JERUSALEM – Over 100 tablets that date back to the times of Nebuchadnezzar’s rule in Babylon, now modern-day Iraq, have been placed on display in Jerusalem as a further testament to the reliability of the Scriptures.
The palm-sized tablets, which provide a glimpse into the lives of the Jews during the time they lived in exile in Babylon, had been discovered in Iraq and held by a UK-based Israeli collector. The artifacts contain writing in the ancient akkadian cuneiform script and detail transactions, trades and contracts between Jews in approximately 500 B.C.
They also trace at least one Judean family over four generations: a man named Samak-Yama, his son, grandson and his grandson’s five children. Some of the names cited in the tablets include references to Yah, such as Netanyahu and Shalemiyahu, signifying the name of God, or Yahveh.
As outlined in the Old Testament, which is known to Jews as the Tanakh, Nebuchadnezzar, the king of Babylon destroyed Solomon’s temple in Jerusalem and forced many Jews into exile.
“But after that our fathers had provoked the God of heaven unto wrath, he gave them into the hand of Nebuchadnezzar the king of Babylon, the Chaldean, who destroyed this house, and carried the people away into Babylon,” reads Ezra 5:12.
“Now in Shushan the palace there was a certain Jew whose name was Mordecai, the son of Jair, the son of Shimei, the son of Kish, a Benjamite, who had been carried away from Jerusalem with the captivity which had been carried away with Jeconiah king of Judah, who Nebuchadnezzar the king of Babylon had carried away,” Esther 2:6 also outlines in providing the story of Esther, who later became the Queen of Persia, or modern-day Iran.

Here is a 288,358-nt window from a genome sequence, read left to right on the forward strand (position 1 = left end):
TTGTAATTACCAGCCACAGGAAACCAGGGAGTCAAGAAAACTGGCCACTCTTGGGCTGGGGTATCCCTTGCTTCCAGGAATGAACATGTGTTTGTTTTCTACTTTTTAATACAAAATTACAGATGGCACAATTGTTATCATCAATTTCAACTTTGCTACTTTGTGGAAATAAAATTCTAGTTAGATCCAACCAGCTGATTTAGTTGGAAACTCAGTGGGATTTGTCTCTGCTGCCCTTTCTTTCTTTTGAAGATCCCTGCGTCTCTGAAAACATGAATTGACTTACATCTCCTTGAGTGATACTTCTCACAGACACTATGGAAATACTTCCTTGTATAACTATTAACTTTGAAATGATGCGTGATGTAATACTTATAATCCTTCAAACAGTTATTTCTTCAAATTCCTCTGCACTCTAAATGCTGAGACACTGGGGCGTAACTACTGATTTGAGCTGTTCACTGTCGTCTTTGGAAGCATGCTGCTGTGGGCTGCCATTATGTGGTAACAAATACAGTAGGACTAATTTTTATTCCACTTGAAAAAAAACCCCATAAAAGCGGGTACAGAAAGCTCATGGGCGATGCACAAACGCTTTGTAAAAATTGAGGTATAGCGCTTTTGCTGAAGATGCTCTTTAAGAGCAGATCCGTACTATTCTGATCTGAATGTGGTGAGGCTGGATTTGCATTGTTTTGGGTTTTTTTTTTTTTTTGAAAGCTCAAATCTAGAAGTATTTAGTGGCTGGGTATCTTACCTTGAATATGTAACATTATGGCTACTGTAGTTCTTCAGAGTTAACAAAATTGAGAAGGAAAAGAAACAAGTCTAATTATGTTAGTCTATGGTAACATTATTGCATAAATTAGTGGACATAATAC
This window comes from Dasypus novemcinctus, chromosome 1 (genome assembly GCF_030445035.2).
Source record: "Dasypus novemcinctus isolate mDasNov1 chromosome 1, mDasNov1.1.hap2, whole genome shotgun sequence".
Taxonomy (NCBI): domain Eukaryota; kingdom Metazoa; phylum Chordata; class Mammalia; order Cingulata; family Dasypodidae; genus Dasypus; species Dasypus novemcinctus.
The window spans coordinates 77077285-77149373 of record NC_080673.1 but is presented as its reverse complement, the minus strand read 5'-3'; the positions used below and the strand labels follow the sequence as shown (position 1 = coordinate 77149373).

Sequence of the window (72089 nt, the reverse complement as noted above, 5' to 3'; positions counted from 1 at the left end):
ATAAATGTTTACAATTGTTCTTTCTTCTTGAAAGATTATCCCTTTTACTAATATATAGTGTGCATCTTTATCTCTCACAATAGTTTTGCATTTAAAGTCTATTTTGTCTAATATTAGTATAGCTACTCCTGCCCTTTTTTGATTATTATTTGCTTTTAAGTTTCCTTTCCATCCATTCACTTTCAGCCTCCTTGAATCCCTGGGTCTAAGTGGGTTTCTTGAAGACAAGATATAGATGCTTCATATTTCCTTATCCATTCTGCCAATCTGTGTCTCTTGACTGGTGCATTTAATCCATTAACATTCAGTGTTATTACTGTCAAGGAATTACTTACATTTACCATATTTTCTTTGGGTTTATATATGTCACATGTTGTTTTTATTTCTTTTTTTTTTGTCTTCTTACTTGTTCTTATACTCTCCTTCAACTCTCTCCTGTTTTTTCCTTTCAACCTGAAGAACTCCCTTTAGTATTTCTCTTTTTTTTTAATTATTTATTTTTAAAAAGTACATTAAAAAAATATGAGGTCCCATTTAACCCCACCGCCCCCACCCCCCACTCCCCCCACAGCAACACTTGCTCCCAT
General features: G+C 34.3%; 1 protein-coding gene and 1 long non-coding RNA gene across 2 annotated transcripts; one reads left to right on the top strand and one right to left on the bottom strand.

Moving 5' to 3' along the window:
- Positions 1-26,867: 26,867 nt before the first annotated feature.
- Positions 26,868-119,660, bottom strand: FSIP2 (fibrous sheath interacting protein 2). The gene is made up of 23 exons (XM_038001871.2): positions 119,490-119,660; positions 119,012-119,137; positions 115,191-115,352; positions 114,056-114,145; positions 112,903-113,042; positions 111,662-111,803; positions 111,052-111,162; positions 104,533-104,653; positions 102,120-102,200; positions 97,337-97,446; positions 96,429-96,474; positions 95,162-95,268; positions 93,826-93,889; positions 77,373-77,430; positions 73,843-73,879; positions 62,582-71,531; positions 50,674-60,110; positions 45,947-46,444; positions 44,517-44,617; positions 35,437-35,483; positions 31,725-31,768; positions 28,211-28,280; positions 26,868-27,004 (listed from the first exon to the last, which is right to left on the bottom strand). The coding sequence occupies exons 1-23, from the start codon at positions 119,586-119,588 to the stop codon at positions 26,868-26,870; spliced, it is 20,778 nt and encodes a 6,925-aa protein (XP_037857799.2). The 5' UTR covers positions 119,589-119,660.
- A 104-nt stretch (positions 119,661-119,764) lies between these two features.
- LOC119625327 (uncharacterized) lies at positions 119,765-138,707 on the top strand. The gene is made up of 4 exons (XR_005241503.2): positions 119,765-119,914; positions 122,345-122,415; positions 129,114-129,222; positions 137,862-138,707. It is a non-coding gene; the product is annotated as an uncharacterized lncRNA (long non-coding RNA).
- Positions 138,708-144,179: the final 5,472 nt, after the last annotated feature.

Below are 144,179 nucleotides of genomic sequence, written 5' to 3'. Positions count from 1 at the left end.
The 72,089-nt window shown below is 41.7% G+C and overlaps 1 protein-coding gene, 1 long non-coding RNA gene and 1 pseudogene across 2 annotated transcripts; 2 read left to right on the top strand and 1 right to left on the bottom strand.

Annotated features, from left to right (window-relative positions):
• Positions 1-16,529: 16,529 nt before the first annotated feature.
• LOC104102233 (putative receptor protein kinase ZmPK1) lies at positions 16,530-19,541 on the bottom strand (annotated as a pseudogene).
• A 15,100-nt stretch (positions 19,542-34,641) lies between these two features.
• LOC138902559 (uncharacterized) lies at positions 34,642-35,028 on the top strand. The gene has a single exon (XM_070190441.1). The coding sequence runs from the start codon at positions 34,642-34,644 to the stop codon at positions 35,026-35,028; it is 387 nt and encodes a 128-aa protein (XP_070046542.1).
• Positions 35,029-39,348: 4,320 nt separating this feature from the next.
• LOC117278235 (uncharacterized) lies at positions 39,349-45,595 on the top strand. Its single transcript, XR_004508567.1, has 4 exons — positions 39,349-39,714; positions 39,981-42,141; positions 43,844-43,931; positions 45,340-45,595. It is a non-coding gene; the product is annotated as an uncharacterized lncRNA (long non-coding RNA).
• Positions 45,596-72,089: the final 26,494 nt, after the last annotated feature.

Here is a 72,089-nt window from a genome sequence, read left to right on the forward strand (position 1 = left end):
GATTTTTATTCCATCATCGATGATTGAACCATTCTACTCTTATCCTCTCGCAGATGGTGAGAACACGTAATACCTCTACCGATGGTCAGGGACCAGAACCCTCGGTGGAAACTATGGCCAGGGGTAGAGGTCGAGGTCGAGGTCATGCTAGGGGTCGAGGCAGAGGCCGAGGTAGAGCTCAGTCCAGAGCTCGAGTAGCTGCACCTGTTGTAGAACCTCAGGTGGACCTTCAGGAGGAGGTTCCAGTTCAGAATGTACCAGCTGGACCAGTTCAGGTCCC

Psalm 137:1 also outlines the sorrow many Jews felt during this time in exile in stating, “By the rivers of Babylon we sat and wept when we remembered Zion.” Hence, the exhibition has been entitled “By the Rivers of Babylon.”
“We started reading the tablets and within minutes we were absolutely stunned,” Babylonian expert Filip Vukosavovic told reporters. “It fills in a critical gap in understanding of what was going on in the life of Judeans in Babylonia more than 2,500 years ago.”
“On the one hand it’s boring details, but on the other you learn so much about who these exiled people were and how they lived,” he said.
Filmmaker and author Simcha Jacobovici wrote in an article for the Huffington Post last week that the tablets underscore the accuracy of the Scriptures.
“This discovery is a remarkable confirmation of the historical reliability of the Biblical text,” he said. “It is also a reminder that many people once lived in Iraq.”
The tablets are now on display in Jerusalem’s Bible Land Museum, and will be available for public viewing for the next year.